Baltimore Orioles relief pitcher Logan Gillaspie, right, starts to deliver a pitch to Boston Red Sox's Connor Wong, as the pitch clock ticks to five seconds, during the eighth inning of an opening day baseball game at Fenway Park, Thursday, March 30, 2023, in Boston. (AP Photo/Charles Krupa)

Jeff “Cowboy” Brantley, the former Mississippi State and Major League pitching great, considers himself a baseball traditionalist. “Old school,” he describes himself.

Nevertheless, one game into the first season of MLB’s new pitch clock, which will forever change the sport, Brantley gushes. “I love it. I mean, I really love it.”

Rick Cleveland

I do, too.

“The thing is, I didn’t think I’d like it,” Brantley said in a phone conversation from Cincinnati, where he still broadcasts Reds games. “I thought it might rush the game too much. I thought it would change the rhythm of the sport. But after a full spring training and one regular season game I can tell you, I absolutely love it.”

Again, I do, too. In my mind, it’s the best thing to happen to baseball since Jackie Robinson.

For those who haven’t paid attention, a quick pitch clock synopsis: With no runners on base, a pitcher must throw to the plate in 15 seconds. With runners on, the pitcher has 20 seconds. Batters must be in the batter’s box, ready to hit, when the pitch clock ticks down to eight seconds. Batters can call timeout once per at bat. Pitchers can throw to a base in a pickoff attempt — or step off the rubber — only twice during at at-bat. A pitcher can make a third pickoff attempt, but if it is unsuccessful, the runner advances a base. If a pitcher doesn’t throw to the plate before the pitch clock runs out, the umpire calls a ball. If the batter is not ready to hit, the umpire calls a strike.

No longer can a pitcher stroll around the mound for a while between pitches, adjust his cap a few times, rub up the baseball for a few seconds, shake off the catcher’s signal a few times before finally throwing a pitch. No longer can a pitcher throw to first base six or seven times between pitches. No longer can a batter step out of the box between every pitch, adjust his batting gloves, arm padding and necklaces, scratch his privates, spit, etc., before getting ready to hit.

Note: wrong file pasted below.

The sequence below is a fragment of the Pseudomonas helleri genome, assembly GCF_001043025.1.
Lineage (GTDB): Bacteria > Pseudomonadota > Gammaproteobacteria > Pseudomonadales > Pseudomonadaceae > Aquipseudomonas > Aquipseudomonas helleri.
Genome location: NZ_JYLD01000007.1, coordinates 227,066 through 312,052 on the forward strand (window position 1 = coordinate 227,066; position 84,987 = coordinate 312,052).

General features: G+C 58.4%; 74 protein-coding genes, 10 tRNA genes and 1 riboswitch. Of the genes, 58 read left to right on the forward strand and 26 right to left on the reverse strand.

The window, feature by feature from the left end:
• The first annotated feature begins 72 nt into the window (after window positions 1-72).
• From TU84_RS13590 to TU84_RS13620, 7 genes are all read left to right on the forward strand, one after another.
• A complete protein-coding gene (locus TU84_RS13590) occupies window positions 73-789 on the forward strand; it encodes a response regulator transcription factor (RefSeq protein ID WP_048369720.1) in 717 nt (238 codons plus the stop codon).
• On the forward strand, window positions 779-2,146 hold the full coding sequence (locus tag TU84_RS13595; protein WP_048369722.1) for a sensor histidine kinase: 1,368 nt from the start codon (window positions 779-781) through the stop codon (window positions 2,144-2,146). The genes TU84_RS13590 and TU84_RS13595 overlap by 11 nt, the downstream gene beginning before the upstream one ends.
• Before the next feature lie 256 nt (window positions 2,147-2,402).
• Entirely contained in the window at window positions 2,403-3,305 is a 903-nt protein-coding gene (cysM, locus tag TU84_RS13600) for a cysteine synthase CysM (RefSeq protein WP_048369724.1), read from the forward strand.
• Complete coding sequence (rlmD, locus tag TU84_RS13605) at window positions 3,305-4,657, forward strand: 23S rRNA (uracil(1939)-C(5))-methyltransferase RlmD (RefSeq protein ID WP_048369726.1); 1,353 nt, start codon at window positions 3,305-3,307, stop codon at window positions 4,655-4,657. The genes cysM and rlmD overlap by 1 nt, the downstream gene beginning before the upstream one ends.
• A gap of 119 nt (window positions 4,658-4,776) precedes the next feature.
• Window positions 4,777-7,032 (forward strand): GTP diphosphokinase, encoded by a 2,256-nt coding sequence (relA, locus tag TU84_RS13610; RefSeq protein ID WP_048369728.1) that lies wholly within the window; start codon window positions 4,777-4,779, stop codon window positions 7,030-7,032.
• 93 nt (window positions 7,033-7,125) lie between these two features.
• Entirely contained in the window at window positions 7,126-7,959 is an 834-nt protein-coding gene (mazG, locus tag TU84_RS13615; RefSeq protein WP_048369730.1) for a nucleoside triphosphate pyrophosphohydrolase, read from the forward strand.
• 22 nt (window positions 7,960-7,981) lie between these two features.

All that dead time is gone. If you equate that with changing the rhythm of the game to the sport’s detriment, so sorry for your loss. In my mind, it makes the sport infinitely more watchable.

Or, as Brantley puts it, “People come to watch players play. They don’t come for all that stuff that was happening in between pitches.”

I watched the Braves and Nationals play Thursday. The change was noticeable and appreciated. A word of warning: No longer can you make a trip to the refrigerator between pitches. If you don’t want to miss something, you’ll wait until between innings for refreshment.

“We didn’t have a single game in spring training that went beyond two hours, 30 minutes,” Brantley said. “That’s unheard of. Those games usually take forever with all the lineup changes that take place.”

The Reds’ opener – a 5-4 loss to the Pittsburgh Pirates – lasted three hours, two minutes, but, says Brantley, “there were nine pitching changes and 15 walks. Last year, that game would have lasted more than four hours.”

Only five of 15 games on baseball’s opening day exceeded three hours. The average length of a game was down 26 minutes from last year.

Brantley believes the shorter games – or more appropriately, the less dead time – will appeal especially to younger fans.

“In our culture today, especially among our younger people, they are used to having action at their fingertips,” Brantley said. “They want constant action. Without that constant action, you lose their attention. I just think this is going to make the game that much more appealing to young people.”

Again, I couldn’t agree more. And yet, there are still naysayers who insist we need to quit messing with the grand old game. That argument makes no sense at all. If anything we are returning it to the grand old game it once was. The average length of a nine-inning MLB game in 1975 was two hours, 25 minutes. In 2021, the average game was three hours, 10 minutes. That’s a 45-minute difference. And, as someone who was watching back then and now, I can tell you that’s 45 added minutes of dead time. That’s 45 minutes when nothing happened.

Long live the pitch clock.

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Rick Cleveland, a native of Hattiesburg and resident of Jackson, has been Mississippi Today’s sports columnist since 2016. A graduate of the University of Southern Mississippi with a bachelor’s in journalism, Rick has worked for the Monroe (La.) News Star World, Jackson Daily News and Clarion Ledger. He was sports editor of Hattiesburg American, executive director of the Mississippi Sports Hall of Fame. His work as a syndicated columnist and celebrated sports writer has appeared in numerous magazines, periodicals and newspapers.
Rick has been recognized 13 times as Mississippi Sports Writer of the Year, and is recipient of multiple awards and honors for his reporting and writing.